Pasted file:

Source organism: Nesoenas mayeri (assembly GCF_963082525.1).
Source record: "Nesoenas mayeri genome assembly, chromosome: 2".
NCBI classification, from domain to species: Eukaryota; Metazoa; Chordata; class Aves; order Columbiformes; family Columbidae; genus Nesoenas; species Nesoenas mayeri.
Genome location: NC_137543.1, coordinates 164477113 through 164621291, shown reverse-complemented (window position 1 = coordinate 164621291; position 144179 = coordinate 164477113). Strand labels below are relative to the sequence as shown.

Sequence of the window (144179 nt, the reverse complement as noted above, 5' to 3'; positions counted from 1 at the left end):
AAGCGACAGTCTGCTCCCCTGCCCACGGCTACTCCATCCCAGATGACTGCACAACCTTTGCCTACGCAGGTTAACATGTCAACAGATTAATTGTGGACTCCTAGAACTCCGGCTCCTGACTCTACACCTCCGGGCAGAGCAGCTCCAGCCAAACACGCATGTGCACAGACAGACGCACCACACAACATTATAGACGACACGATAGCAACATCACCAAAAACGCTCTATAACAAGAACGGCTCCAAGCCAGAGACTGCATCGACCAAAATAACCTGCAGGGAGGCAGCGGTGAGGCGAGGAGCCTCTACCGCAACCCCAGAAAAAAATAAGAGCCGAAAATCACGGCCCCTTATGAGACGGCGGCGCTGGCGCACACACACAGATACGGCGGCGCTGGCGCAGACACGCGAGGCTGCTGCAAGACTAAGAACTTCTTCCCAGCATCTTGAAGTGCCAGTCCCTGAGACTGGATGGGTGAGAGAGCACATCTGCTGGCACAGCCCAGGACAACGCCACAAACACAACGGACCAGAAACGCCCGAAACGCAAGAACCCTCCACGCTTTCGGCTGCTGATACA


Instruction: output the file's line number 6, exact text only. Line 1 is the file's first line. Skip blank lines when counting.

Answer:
AAGCGACAGTCTGCTCCCCTGCCCACGGCTACTCCATCCCAGATGACTGCACAACCTTTGCCTACGCAGGTTAACATGTCAACAGATTAATTGTGGACTCCTAGAACTCCGGCTCCTGACTCTACACCTCCGGGCAGAGCAGCTCCAGCCAAACACGCATGTGCACAGACAGACGCACCACACAACATTATAGACGACACGATAGCAACATCACCAAAAACGCTCTATAACAAGAACGGCTCCAAGCCAGAGACTGCATCGACCAAAATAACCTGCAGGGAGGCAGCGGTGAGGCGAGGAGCCTCTACCGCAACCCCAGAAAAAAATAAGAGCCGAAAATCACGGCCCCTTATGAGACGGCGGCGCTGGCGCACACACACAGATACGGCGGCGCTGGCGCAGACACGCGAGGCTGCTGCAAGACTAAGAACTTCTTCCCAGCATCTTGAAGTGCCAGTCCCTGAGACTGGATGGGTGAGAGAGCACATCTGCTGGCACAGCCCAGGACAACGCCACAAACACAACGGACCAGAAACGCCCGAAACGCAAGAACCCTCCACGCTTTCGGCTGCTGATACA